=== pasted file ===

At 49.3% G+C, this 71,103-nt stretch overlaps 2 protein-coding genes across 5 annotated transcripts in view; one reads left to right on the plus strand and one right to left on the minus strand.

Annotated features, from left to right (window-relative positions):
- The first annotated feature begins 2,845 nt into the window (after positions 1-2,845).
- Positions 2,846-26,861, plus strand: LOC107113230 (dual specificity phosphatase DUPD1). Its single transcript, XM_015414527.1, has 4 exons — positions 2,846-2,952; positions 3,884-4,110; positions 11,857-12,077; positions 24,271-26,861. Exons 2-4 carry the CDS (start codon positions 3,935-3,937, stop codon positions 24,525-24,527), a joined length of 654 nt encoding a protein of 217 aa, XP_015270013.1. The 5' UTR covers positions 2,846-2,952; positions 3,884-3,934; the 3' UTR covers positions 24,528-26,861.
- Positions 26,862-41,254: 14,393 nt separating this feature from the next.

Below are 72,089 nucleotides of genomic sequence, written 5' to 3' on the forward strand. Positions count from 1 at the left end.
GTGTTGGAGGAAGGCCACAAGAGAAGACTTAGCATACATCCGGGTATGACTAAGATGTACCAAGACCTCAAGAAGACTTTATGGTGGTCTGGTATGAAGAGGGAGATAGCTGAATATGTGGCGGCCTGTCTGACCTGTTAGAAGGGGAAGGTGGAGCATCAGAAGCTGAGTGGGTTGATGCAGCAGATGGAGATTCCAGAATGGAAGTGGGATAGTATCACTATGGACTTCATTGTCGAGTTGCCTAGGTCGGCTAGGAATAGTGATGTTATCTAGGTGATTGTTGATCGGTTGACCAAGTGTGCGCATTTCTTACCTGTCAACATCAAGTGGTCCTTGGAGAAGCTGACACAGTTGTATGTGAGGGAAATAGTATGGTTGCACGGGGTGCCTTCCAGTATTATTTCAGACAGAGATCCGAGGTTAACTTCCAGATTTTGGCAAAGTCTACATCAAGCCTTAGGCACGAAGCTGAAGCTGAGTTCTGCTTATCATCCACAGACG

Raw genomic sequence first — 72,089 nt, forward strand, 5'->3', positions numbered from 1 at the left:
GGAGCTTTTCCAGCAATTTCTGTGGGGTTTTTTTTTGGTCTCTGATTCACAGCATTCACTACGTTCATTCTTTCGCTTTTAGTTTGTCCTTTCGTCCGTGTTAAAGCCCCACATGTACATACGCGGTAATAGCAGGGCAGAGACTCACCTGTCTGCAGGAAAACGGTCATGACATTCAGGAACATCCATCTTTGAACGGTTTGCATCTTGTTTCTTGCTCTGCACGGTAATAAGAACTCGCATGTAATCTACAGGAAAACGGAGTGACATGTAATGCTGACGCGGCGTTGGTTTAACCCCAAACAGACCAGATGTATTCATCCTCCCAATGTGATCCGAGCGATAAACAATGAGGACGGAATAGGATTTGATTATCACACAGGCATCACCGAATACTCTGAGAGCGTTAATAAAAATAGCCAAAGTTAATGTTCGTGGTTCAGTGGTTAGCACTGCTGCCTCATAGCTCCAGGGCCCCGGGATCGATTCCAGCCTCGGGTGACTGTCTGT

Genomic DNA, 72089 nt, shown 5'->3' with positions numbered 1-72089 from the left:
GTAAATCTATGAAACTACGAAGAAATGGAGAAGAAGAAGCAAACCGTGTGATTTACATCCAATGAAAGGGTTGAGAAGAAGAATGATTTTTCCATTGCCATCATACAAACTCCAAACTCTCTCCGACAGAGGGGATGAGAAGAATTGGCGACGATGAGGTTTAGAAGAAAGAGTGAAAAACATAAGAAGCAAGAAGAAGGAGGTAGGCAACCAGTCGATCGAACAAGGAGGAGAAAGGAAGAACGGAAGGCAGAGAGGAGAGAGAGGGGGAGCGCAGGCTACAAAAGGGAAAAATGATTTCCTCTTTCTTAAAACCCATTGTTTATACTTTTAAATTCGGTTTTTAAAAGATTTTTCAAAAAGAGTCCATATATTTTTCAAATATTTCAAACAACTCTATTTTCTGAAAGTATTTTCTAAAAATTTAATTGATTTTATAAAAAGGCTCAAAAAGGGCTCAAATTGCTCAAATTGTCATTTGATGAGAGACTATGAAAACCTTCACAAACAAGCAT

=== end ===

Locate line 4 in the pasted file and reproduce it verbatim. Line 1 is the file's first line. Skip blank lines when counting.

- Positions 2,846-26,861, plus strand: LOC107113230 (dual specificity phosphatase DUPD1). Its single transcript, XM_015414527.1, has 4 exons — positions 2,846-2,952; positions 3,884-4,110; positions 11,857-12,077; positions 24,271-26,861. Exons 2-4 carry the CDS (start codon positions 3,935-3,937, stop codon positions 24,525-24,527), a joined length of 654 nt encoding a protein of 217 aa, XP_015270013.1. The 5' UTR covers positions 2,846-2,952; positions 3,884-3,934; the 3' UTR covers positions 24,528-26,861.